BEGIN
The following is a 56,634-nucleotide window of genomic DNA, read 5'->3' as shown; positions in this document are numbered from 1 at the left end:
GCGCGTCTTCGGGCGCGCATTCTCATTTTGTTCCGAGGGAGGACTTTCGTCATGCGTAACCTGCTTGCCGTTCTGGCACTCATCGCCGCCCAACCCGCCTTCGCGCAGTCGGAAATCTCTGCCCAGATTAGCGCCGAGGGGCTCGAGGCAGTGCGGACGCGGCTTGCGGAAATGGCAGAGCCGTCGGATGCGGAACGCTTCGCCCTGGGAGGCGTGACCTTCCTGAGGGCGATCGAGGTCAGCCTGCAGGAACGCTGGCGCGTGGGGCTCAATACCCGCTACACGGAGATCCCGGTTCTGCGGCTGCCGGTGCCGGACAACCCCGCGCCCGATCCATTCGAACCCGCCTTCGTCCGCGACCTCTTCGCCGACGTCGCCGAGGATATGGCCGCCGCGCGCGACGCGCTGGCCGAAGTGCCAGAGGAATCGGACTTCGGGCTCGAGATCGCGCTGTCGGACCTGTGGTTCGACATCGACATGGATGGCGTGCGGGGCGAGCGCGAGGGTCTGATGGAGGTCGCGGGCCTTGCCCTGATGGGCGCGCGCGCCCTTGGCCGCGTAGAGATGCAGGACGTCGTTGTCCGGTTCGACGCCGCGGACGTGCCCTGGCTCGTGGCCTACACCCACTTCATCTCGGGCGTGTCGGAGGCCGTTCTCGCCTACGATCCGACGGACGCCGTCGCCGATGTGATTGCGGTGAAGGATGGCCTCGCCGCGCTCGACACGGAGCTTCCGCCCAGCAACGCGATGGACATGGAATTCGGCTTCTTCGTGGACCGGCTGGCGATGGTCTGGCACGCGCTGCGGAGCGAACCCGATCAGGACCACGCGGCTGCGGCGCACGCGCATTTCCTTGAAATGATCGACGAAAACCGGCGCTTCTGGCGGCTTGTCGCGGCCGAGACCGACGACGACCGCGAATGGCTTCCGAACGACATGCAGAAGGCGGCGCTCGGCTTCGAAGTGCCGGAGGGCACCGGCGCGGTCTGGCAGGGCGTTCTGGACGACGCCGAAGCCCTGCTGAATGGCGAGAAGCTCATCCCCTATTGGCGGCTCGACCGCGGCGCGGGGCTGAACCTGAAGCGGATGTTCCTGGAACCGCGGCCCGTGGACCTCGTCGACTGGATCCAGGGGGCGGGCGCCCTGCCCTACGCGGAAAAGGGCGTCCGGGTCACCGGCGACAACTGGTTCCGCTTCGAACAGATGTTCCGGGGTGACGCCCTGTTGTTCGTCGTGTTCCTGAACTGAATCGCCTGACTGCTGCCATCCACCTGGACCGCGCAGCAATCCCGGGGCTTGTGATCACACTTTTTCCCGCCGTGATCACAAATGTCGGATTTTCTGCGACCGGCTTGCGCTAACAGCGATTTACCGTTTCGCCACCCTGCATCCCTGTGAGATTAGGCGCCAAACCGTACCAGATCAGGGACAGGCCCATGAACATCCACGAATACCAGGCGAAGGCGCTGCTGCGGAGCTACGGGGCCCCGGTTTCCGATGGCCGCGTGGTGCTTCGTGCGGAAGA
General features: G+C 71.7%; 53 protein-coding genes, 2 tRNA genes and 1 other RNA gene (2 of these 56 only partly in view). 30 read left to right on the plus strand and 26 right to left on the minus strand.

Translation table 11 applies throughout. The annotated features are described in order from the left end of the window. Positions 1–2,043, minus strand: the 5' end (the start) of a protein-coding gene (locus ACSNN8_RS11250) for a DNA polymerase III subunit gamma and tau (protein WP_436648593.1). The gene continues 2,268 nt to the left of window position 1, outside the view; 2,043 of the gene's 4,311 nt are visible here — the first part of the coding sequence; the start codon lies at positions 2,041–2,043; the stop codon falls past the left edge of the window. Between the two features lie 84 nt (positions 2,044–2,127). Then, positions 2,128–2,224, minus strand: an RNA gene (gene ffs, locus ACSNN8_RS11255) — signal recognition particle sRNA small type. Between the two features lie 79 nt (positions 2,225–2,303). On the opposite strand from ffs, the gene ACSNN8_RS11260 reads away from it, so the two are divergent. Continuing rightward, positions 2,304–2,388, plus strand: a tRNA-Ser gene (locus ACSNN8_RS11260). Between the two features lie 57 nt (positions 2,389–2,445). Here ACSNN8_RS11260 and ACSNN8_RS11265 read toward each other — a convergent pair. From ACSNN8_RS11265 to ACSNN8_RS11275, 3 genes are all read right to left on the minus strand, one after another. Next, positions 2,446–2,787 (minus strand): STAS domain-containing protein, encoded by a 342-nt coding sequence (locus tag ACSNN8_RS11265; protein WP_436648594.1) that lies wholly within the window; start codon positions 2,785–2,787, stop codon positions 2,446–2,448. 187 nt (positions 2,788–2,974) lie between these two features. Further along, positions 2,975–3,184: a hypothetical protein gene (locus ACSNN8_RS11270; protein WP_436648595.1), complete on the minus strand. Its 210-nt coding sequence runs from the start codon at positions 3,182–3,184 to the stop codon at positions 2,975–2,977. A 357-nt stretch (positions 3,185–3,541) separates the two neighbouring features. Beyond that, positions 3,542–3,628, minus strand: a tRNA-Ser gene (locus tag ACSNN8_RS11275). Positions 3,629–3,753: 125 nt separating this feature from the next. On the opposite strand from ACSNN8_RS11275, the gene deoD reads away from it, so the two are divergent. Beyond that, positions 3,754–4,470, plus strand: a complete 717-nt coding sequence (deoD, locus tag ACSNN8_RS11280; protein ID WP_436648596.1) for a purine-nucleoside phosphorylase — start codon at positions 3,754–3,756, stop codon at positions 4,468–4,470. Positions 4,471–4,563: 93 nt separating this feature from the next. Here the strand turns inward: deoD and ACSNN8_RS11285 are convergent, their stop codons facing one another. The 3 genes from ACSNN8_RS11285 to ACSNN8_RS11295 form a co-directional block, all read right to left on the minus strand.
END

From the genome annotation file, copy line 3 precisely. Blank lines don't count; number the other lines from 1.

General features: G+C 71.7%; 53 protein-coding genes, 2 tRNA genes and 1 other RNA gene (2 of these 56 only partly in view). 30 read left to right on the plus strand and 26 right to left on the minus strand.